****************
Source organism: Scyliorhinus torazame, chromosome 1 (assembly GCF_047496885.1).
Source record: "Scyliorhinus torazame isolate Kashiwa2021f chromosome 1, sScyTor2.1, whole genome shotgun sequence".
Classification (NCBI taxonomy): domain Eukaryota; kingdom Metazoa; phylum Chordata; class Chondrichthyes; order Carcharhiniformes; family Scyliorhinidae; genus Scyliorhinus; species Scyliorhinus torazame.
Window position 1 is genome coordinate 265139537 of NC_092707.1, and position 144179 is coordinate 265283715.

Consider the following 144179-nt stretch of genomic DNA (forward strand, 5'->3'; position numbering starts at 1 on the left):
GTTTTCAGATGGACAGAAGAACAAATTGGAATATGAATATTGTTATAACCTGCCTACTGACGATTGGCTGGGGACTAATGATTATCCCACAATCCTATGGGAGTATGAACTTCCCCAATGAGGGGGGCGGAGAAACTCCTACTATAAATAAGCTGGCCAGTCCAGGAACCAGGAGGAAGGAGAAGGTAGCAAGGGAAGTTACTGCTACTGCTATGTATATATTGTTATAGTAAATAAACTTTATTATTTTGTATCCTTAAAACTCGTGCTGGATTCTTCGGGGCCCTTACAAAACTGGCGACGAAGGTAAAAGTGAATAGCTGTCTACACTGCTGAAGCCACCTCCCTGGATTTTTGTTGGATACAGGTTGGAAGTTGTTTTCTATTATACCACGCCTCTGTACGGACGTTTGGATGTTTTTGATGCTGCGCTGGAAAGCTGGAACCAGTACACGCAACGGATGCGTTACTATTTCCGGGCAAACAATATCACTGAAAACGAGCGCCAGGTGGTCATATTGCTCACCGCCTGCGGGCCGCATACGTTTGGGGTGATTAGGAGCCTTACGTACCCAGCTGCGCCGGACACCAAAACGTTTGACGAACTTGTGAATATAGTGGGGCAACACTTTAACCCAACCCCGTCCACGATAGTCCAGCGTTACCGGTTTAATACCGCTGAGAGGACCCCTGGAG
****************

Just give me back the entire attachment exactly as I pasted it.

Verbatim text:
Source organism: Scyliorhinus torazame, chromosome 1 (assembly GCF_047496885.1).
Source record: "Scyliorhinus torazame isolate Kashiwa2021f chromosome 1, sScyTor2.1, whole genome shotgun sequence".
Classification (NCBI taxonomy): domain Eukaryota; kingdom Metazoa; phylum Chordata; class Chondrichthyes; order Carcharhiniformes; family Scyliorhinidae; genus Scyliorhinus; species Scyliorhinus torazame.
Window position 1 is genome coordinate 265139537 of NC_092707.1, and position 144179 is coordinate 265283715.

Consider the following 144179-nt stretch of genomic DNA (forward strand, 5'->3'; position numbering starts at 1 on the left):
GTTTTCAGATGGACAGAAGAACAAATTGGAATATGAATATTGTTATAACCTGCCTACTGACGATTGGCTGGGGACTAATGATTATCCCACAATCCTATGGGAGTATGAACTTCCCCAATGAGGGGGGCGGAGAAACTCCTACTATAAATAAGCTGGCCAGTCCAGGAACCAGGAGGAAGGAGAAGGTAGCAAGGGAAGTTACTGCTACTGCTATGTATATATTGTTATAGTAAATAAACTTTATTATTTTGTATCCTTAAAACTCGTGCTGGATTCTTCGGGGCCCTTACAAAACTGGCGACGAAGGTAAAAGTGAATAGCTGTCTACACTGCTGAAGCCACCTCCCTGGATTTTTGTTGGATACAGGTTGGAAGTTGTTTTCTATTATACCACGCCTCTGTACGGACGTTTGGATGTTTTTGATGCTGCGCTGGAAAGCTGGAACCAGTACACGCAACGGATGCGTTACTATTTCCGGGCAAACAATATCACTGAAAACGAGCGCCAGGTGGTCATATTGCTCACCGCCTGCGGGCCGCATACGTTTGGGGTGATTAGGAGCCTTACGTACCCAGCTGCGCCGGACACCAAAACGTTTGACGAACTTGTGAATATAGTGGGGCAACACTTTAACCCAACCCCGTCCACGATAGTCCAGCGTTACCGGTTTAATACCGCTGAGAGGACCCCTGGAG